Politics v. Philosophies

2012-07-30

I stand corrected. Supreme Court Justice Antonin Scalia went on Fox News Sunday saying: “I don’t think the court is political at all”.

Antonin ScaliaAntonin Scalia | Fox News

He conceded, though, that people might have that impression, but that’s because of how the justices are selected – for their “judicial philosophies”. Republicans choose “originalists and textualists and restrained judges”, Democrats choose “the opposite, people who believe in Roe v. Wade”.

So justices don’t vote their politics, they vote their philosophies. Fine. There is no reason not to take Scalia’s word for it.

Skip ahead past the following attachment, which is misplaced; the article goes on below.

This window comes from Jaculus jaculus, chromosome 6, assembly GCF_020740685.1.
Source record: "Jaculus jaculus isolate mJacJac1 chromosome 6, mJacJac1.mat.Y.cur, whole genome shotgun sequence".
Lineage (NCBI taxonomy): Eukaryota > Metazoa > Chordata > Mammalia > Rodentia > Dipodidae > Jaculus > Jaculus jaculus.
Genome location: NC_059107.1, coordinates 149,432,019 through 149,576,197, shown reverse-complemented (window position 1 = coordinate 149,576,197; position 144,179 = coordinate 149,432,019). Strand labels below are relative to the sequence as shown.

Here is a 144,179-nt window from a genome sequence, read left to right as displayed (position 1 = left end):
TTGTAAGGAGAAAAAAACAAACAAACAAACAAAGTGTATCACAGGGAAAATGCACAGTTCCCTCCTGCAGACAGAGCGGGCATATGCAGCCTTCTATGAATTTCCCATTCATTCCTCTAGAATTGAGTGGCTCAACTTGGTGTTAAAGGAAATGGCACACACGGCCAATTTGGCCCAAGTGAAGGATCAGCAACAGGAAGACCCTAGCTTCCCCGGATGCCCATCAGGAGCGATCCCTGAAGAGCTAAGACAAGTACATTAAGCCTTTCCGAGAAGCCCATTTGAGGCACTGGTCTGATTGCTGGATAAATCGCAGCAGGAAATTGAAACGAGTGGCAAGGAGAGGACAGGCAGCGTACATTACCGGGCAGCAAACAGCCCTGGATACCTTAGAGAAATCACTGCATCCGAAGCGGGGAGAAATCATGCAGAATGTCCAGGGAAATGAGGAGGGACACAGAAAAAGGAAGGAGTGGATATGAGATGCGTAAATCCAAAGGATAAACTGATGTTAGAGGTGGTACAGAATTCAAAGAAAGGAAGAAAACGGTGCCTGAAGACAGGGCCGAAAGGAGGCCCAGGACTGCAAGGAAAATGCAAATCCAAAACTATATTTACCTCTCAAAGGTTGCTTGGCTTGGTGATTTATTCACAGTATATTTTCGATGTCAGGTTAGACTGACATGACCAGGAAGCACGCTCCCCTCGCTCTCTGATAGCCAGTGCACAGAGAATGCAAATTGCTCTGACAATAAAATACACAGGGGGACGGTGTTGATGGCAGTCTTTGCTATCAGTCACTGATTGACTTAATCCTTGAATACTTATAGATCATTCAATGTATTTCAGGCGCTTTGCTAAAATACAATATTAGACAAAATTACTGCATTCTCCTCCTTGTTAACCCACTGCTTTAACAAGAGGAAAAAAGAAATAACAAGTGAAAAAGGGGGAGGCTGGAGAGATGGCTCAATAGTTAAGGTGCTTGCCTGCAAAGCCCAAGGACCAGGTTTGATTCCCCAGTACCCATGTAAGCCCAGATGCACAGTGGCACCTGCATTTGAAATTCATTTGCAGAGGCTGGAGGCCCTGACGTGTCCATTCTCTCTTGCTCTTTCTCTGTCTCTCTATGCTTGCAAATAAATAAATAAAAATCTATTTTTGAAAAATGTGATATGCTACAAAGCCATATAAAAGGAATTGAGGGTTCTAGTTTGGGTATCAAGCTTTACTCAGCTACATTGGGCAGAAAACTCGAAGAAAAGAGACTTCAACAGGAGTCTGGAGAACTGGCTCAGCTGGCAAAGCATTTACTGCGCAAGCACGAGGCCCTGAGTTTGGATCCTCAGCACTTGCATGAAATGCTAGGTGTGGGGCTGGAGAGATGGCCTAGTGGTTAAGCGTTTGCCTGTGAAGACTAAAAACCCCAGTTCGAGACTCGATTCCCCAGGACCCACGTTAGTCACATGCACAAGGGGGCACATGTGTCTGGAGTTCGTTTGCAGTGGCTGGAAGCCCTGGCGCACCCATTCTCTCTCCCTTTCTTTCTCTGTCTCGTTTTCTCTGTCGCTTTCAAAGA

Whether, however, at the level of the Supreme Court there is any significant different between philosophy and politics, would be an interesting conversation. Both are fundamentally about values, after all.

What is clear, though, is that there is no lack of political skills on the Supreme Court. To make his colleagues choose between either being an “originalist” or being “pro-abortion” is such an artful form of slanting, that I once again tip my hat to Scalia.

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